Are some European issuers trying to avoid playing fair with their minority shareholders? With the news that USS and Hermes have now tendered their Océ shares after the Enterprise Chamber of the Amsterdam Court of Appeals rejected the pension funds’ request to investigate Canon’s tender offer, shareholders might be left wondering what they can do to protect their interests. USS has vowed to fight on. In a statement USS deputy chief investment officer Elizabeth Fernando that USS would be working with other investors in the Dutch market to encourage changes to the Dutch takeover code. The initiative will seek to “ensure minority interests are better protected in similar situations in the future and to ensure the Dutch market remains an attractive market for both companies and investors”.
The Océ-Canon deal is not the first minority shareholder battle that’s been played out recently. European institutional investors concerned about unfair practices by controlling shareholders may well recall the plan by Novartis AG to take control of Alcon, Inc.
To the surprise of many, the deal has been structured to avoid attempts at redress in European or American courts, unlike Océ-Canon where at the very least USS and Hermes Focus Asset Management could air their concerns.
The Nestlé/Alcon deal is complicated: prior to 2008, Nestlé S.A. owned 77% of Alcon, Inc. and Alcon’s public shareholders owned the remaining 23%. In April 2008, Nestlé and Novartis entered into an agreement by which Novartis purchased approximately 74 million shares of Alcon stock owned by Nestlé (approximately 25% of the outstanding Alcon shares) and acquired an option to purchase the remaining approximately 156 million shares of Alcon owned by Nestlé (another 52%) starting on January 1, 2010. Under the option agreement, Novartis had the right to buy Nestlé’s remaining 52% of Alcon for $180 per share. At the same time, Novartis and Nestlé entered into a shareholders agreement whereby Nestlé effectively gave Novartis control of the Alcon Board of Directors.
On January 4, 2010, Novartis announced it would exercise its option and pay $180 in cash per Alcon share to Nestlé for its remaining shares, representing an aggregate purchase price of roughly $28.1 billion. Novartis also stated that it would acquire the shares in the hands of the public for Novartis stock at an exchange ration of 2.80 Novartis shares for each outstanding Alcon share. This is currently equal to about $150 per Alcon share to the public minority shareholders. As Alcon’s minority shareholders hold approximately 69 million shares of Alcon stock, they stand to lose roughly $30 per share, or over $2 billion as a result of Defendants’ unfair conduct.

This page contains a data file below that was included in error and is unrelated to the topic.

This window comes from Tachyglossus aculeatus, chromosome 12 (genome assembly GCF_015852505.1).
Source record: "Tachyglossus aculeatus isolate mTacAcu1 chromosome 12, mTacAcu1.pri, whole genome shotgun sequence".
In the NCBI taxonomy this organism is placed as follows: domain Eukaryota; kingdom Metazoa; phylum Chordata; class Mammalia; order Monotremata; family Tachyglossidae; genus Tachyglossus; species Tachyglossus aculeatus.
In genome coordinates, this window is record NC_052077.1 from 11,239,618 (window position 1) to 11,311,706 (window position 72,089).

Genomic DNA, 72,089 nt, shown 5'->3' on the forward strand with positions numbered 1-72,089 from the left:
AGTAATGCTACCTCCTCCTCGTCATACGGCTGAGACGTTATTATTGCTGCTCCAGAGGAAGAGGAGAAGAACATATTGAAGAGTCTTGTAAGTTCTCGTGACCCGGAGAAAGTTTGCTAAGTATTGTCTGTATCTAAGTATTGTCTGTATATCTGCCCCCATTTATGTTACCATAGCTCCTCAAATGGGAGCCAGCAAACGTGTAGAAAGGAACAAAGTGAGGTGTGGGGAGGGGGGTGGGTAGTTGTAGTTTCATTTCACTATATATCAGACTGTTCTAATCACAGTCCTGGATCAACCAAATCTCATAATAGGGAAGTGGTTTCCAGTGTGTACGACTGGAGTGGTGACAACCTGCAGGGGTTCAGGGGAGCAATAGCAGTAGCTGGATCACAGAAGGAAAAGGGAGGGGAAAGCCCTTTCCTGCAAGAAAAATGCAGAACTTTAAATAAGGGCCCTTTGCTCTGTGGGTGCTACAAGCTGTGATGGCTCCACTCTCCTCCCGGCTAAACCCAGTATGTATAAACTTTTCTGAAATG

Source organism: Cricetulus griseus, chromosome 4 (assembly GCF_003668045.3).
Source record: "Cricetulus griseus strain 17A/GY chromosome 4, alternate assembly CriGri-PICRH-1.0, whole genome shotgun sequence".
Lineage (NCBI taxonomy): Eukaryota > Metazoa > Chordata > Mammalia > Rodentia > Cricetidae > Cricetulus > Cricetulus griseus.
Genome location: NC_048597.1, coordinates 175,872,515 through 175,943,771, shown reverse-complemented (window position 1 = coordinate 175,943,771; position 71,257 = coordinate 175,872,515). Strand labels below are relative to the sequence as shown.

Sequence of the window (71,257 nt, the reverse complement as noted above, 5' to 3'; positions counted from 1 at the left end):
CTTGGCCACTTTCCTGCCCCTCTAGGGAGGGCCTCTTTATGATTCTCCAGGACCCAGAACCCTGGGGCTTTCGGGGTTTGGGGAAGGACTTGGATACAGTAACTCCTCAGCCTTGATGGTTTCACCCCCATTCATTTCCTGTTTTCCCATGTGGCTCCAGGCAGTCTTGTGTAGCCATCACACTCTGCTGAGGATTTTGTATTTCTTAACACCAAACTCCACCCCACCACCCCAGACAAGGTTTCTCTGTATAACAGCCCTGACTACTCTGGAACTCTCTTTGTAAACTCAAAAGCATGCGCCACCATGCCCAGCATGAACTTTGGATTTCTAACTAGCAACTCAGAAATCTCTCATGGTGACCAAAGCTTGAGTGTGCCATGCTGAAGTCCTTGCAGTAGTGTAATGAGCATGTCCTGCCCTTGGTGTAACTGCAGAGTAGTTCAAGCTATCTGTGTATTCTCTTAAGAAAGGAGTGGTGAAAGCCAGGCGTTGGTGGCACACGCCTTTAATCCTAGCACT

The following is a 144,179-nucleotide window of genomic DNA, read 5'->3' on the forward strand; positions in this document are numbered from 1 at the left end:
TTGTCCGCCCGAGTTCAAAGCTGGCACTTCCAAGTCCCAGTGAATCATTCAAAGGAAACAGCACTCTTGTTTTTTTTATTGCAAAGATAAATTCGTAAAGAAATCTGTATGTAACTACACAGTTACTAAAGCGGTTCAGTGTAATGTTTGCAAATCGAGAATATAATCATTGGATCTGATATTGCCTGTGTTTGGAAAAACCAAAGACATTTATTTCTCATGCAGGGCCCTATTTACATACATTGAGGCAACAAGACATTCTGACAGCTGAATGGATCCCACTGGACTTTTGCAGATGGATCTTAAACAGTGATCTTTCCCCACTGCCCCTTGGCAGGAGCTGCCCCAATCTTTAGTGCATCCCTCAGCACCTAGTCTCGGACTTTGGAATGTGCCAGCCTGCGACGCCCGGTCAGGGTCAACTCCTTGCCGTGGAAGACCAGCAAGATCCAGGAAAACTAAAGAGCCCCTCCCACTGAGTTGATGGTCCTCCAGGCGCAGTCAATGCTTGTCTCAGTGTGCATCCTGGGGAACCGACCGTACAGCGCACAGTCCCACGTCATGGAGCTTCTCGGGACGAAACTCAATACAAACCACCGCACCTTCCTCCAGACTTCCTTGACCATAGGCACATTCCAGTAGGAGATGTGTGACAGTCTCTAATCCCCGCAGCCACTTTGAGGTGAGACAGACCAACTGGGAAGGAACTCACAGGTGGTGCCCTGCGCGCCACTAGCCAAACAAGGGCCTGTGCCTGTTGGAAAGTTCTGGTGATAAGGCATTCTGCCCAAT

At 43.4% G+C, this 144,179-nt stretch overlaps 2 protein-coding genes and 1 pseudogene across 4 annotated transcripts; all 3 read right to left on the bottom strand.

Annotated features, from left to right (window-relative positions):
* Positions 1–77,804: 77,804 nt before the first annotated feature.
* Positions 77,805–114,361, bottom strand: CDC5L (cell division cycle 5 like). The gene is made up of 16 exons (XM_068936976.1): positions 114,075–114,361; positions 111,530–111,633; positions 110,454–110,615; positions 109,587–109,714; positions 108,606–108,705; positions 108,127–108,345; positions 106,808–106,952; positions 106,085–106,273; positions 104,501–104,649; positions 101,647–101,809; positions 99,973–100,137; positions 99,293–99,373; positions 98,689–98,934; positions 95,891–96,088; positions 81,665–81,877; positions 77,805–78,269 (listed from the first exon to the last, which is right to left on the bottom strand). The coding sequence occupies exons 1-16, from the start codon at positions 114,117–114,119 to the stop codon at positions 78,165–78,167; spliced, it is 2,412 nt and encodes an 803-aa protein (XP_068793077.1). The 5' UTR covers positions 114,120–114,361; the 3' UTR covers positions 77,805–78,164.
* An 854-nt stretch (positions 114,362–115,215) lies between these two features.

Alcon’s Board of Directors Organizational Regulations require that the independent directors on Alcon’s Board approve any merger or similar transaction involving the majority shareholder. Indeed, in numerous public filings, Alcon specifically told its minority shareholders that they could and should rely on this protection. The independent directors have not approved this transaction. To the contrary, they have publicly stated that they oppose the transaction because they believe that the consideration to be paid to the minority shareholders is inadequate. Novartis, however, has indicated that it intends to proceed with the transaction regardless, apparently taking the position that the Alcon Board (which Novartis controls) can amend the Organizational Regulations to eliminate this protection or that it can simply replace the current independent directors with other persons who will do what Novartis wants.
Novartis also takes the position that it has managed to structure its transaction so as to avoid requirements of Swiss law and U.S. law that would otherwise protect minority shareholders. Thus, Novartis claims that because it and Alcon are Swiss companies, U.S. fiduciary law does not apply. Novartis also argues that Swiss law provisions that might otherwise protect minority shareholders do not apply because those provisions apply only when the stock is traded on the Swiss stock exchange, and here Alcon’s stock is traded exclusively on the New York Stock Exchange.
There is litigation pending in U.S. courts over the transaction and as the recent Apache/Chevveden case has highlighted, an opportunity to get the facts out into the open can not only protect fund assets but also help propel the governance debate forward.
The opposition to the Alcon transaction – as expressed by the Alcon independent directors – could well prove to be persuasive. The defendants, however, are expected to challenge whether the case can be pursued in a U.S. court. However, without strong support for the protection of minority rights, discriminatory transactions on such as the Novartis/Alcon deal presents could well pervade the European markets.